//Set the return code
        this.setReturnCode(returnCode); 

        if (processWasKilledByTimeout) {
            //As process was killed by timeout just throw an InterruptedException
            throw new InterruptedException("Process was killed before the waitfor was reached.");
        }

    } catch(IOException ioe) {
        String error = "Error executing this command - "+getCommand() +". "+ioe.getMessage();
        throw new CommandExecuterException(error);
    }catch(IllegalArgumentException ile){
        String error = "Illegal argument encountered while executing this command - "+getCommand() +". "+ile.getMessage();
        throw new CommandExecuterException(error);
    }  catch(InterruptedException ie) {

                     error = "Process was killed after timeout by watchdog. "+ie.getMessage()+". ";
        throw  new CommandExecuterException(error);

    } finally {

        //cancel the timer not needed anymore
        if(timer!= null){
            timer.cancel();
        }


        try {

            if(bufferedReader != null){ 
                bufferedReader.close();
            }
            if(bufferedErrorReader != null){
                bufferedErrorReader.close();    
            }
            if(inputStreamReader != null){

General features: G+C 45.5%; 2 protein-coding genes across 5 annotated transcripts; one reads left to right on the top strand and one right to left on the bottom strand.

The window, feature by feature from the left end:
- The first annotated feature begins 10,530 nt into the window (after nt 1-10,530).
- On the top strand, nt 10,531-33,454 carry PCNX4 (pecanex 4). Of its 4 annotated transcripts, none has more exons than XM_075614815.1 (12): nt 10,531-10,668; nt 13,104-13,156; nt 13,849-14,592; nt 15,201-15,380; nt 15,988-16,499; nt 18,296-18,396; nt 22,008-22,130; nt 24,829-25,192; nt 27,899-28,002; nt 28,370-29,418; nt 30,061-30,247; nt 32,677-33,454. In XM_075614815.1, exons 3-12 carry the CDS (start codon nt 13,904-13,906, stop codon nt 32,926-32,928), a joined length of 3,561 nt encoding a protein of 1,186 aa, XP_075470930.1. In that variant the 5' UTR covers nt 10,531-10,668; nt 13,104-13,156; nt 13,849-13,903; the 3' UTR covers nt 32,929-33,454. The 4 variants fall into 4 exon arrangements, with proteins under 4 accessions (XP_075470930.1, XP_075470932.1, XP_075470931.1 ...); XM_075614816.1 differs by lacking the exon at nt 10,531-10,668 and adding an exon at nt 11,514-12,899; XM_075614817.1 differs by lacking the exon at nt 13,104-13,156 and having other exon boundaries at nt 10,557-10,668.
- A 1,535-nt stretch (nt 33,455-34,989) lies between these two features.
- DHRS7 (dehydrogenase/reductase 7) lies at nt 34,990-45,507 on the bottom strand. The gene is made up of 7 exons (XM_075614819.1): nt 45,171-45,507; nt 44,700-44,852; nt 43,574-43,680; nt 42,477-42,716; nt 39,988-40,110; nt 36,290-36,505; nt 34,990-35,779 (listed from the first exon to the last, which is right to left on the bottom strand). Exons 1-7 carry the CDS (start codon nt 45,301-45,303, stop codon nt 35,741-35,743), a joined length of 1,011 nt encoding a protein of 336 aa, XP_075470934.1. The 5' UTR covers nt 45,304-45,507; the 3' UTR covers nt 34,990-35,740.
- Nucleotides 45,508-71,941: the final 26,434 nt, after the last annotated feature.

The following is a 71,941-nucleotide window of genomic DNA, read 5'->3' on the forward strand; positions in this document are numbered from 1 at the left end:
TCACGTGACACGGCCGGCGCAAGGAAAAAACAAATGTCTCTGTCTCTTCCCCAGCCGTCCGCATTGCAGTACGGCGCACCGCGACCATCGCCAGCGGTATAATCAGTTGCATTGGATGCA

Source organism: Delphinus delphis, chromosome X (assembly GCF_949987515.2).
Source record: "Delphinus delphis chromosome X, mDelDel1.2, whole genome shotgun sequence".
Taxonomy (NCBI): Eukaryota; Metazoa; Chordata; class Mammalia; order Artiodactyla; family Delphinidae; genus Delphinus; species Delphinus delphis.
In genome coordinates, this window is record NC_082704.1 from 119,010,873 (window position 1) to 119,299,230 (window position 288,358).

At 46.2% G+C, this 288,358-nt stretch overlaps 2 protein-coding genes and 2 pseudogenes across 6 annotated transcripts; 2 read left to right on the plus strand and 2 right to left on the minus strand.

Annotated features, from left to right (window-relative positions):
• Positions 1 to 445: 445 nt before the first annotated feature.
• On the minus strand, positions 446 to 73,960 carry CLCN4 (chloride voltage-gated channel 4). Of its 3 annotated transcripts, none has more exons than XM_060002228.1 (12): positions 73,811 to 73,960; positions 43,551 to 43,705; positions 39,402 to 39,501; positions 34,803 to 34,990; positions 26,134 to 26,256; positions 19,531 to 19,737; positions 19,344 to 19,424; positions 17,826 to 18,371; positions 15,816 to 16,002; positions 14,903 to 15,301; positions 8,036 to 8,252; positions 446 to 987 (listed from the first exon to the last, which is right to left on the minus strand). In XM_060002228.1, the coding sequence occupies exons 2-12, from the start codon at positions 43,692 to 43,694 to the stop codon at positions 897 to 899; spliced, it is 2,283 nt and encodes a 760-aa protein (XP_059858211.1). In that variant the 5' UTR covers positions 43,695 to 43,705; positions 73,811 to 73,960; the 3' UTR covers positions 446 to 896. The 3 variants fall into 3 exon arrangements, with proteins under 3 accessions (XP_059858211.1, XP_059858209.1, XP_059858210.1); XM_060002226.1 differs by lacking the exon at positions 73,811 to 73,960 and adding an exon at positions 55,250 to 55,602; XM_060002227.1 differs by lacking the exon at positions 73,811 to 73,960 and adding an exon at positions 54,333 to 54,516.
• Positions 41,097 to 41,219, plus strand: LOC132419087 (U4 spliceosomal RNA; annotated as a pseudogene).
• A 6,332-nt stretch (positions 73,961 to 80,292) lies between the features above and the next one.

inputStreamReader.close();
            }
            if(inputErrorStreamReader != null){
                inputErrorStreamReader.close();
            }

        } catch(IOException ioe) {

            String error = "Error closing stream - "+getCommand() +". "+ioe.getMessage();
            throw new CommandExecuterException(error);
        }


        if(mProcess != null) {

            mProcess.destroy();         
        }
    }

    //Assemble both the standardout and the errortrace
    String tmpReturnString = getStandardOut().toString()+"\n"+getErrorTrace().toString();

    return tmpReturnString; 
}

Will this implementation override the threads run method?

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The main idea looks ok for me. Use a timer with a given time to call the destroy.

I would separate both concerns. One class is responsible for external program handling and it will provide a stop method. The stop method could be called from outside (e.g. the timer, but from manual interaction, too). The stop method will destroy the process and clean up.

The exact implementation depends if you either want to call it asynchronous (call, let it run, do something else, get a callback) or synchronous (call, wait for finish, continue). But the main flow would be the same.

I would not throw an exception (and even if, not with this hide and rethrow in other exception way). It is an expected behavior, not unexpected. So either call the corresponding callback function or provide a hasFinished() method or something like that and the caller could use it.

I think your output-reading would not work in all cases. You have to take care about both channels, stdout and stderr together, not one after the other. You could do this in one loop if you want, but the better way is to read them with asynchronous running threads. This shows the concept.